Film reels in the Film & Media Archive
Original film boxes in the Film & Media Archive
Elliot Wilson has been a student assistant in the Film & Media Archive for the past two summers. We have been very lucky to have him and other dedicated and knowledgeable students working in the Archive this summer. In a guest blog post, Elliot shares his experiences working on projects in the Film Archive including transcribing interviews from the Blackside series, The Great Depression. Thanks to Elliot and all our student workers for their valuable contributions!
The end of my second summer at the Film & Media Archive snuck up on me. Yesterday, I suddenly realized that only a few days remained before I went back to school. I won’t have finished everything that I started – never the plan, luckily – but I can look back in amazement at the exciting projects that have progressed during my time here.
I’ve never felt like a student worker at the Archive. Sure, there have been days when I’ve considered changing my permanent address to the copy machine in the Cataloging Department, and I am certainly no stranger to the (squeaky) Archive shelving carts, but I have been lucky enough to spend most of my hours in the extremely engaging work of transcribing video interviews. As I tell my friends, I get paid to listen to old people talk. I couldn’t be more thrilled about it. For two summers, I’ve listened carefully to stories collected by Blackside Inc. for their 1993 documentary The Great Depression. The people interviewed include luminaries Gore Vidal (profiled here) and Maya Angelou; politicians and activists, like Congressman Hamilton Fish and United Auto Workers’ Victor Reuther; and countless others who survived hunger, unemployment, political unrest, and drought, and whose stories and names would have disappeared without Blackside. It’s both frightening and inspiring that almost all of these interviews were filmed before I was born – and that nearly everyone featured in The Great Depression has since died. A summer job in a library transformed into something much greater for me, an electrifying opportunity to immortalize the lives of those who enabled our own.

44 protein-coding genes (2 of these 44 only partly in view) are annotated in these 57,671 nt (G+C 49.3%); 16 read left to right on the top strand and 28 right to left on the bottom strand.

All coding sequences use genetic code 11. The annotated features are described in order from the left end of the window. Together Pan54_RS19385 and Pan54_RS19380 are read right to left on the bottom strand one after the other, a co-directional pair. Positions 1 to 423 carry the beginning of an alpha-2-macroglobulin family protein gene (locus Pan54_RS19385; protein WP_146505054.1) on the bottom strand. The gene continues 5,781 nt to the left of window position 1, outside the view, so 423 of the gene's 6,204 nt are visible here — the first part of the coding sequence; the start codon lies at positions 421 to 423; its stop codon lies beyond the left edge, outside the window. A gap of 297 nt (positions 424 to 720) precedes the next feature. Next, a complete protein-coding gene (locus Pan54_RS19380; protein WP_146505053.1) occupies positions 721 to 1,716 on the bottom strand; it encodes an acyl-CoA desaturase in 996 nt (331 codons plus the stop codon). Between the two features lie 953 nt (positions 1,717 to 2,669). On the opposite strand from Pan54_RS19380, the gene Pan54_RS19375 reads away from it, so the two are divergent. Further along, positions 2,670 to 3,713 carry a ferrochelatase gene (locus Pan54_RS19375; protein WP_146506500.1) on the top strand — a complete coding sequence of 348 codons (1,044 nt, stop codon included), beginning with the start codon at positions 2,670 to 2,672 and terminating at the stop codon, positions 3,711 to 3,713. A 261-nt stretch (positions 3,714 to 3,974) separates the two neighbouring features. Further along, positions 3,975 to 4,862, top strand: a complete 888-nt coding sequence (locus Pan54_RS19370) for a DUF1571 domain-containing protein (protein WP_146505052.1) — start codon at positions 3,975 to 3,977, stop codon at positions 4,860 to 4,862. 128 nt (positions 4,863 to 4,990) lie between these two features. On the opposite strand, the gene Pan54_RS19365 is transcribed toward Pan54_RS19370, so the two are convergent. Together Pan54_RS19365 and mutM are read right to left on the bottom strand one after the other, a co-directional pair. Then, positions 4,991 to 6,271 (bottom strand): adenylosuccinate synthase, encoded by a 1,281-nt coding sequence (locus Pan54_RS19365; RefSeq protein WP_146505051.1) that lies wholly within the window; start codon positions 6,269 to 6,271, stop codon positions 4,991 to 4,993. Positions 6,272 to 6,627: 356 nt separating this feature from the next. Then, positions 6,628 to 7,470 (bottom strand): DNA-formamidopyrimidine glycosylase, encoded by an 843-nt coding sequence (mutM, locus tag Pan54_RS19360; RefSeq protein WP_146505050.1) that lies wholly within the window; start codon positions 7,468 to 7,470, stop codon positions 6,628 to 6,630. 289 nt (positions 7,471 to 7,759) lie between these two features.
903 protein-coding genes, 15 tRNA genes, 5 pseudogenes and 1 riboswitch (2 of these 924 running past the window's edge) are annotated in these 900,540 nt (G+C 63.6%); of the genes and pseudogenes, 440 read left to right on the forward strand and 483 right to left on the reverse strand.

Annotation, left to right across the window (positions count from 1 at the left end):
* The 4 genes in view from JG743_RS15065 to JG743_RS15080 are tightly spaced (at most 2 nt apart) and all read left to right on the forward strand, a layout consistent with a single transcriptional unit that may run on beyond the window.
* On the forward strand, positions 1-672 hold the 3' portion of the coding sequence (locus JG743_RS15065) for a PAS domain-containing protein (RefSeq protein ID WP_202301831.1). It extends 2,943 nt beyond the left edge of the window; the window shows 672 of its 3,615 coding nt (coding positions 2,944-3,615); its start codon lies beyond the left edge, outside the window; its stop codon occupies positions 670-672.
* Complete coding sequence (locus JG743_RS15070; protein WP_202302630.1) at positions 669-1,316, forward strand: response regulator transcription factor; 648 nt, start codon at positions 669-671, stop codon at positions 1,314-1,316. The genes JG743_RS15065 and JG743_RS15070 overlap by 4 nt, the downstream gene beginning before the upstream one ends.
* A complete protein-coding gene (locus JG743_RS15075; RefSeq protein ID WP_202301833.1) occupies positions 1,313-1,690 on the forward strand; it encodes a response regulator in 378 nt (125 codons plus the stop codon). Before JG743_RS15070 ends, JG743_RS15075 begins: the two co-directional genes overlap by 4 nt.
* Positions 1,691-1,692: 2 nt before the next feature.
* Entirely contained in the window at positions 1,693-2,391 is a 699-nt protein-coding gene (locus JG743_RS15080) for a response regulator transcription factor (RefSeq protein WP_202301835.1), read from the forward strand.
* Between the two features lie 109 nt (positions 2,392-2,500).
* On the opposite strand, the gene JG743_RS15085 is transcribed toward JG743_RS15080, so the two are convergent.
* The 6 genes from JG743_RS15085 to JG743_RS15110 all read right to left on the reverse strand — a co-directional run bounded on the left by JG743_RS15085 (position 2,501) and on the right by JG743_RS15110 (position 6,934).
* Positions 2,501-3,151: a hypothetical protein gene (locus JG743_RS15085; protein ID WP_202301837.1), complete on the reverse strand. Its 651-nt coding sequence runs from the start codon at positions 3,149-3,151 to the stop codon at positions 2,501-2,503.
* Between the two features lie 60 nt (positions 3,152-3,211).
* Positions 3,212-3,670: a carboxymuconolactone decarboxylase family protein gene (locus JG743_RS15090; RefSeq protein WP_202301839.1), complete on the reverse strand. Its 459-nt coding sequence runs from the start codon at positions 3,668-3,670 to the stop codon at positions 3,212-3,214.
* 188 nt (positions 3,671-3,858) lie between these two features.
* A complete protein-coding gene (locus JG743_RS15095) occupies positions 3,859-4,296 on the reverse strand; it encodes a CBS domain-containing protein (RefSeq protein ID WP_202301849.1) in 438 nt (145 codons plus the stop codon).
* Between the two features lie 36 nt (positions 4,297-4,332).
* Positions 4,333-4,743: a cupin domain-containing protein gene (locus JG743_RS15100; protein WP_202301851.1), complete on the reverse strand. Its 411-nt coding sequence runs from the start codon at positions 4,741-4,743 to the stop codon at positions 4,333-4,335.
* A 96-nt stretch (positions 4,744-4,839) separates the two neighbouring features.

Indeed, so many of the men and women whose interviews I’ve transcribed feel alive to me: Ruth Ring Morgan’s loving memories of her uncle Pretty Boy Floyd paying for a poor family’s shoes jarringly contrast with John Lee Kelley’s, whose father, Erv Kelley, Floyd shot and killed. Joe Robinson, nephew of the Arkansas Senator by the same name, chuckles when he thinks about being a drunk passenger in a drunk airplane (“‘Lawrence, that’s the last time I’ll ever take a ride with you, old boy!’”). Dave Moore hauntingly remembers the Hunger March at the Ford River Rouge Plant in Detroit, where four marchers were fatally shot by local police and the plant’s private security.
Together, the other student workers and I have transcribed over 140 interviews, and are close to finishing the remainders. I can’t wait until they are all available online.
We’ve also made great strides cataloging the Dana Brown Collection, an assortment of film from a local legend who died when I was far too young to drink his Safari Coffee. We’ve also published the complete transcript, which I finished last July, of an interview with poet, journalist, and activist Frank Marshall Davis, whose friendship with a young Barack Obama has ignited light controversy.
I’ve been tremendously lucky to spend my summers here. I’ve learned so much about the civil rights movement and Great Depression, while contributing, at least in some small way, to work that will preserve some of the most important moments, big and small, in American history. That, and I’ve had the pleasure of knowing a great team of staff, whose dedication, knowledge, humor, and baking skills have each contributed to this incredible Archive. I know that the work the Film & Media Archive does will last much, much longer than my wonderful memories of this place.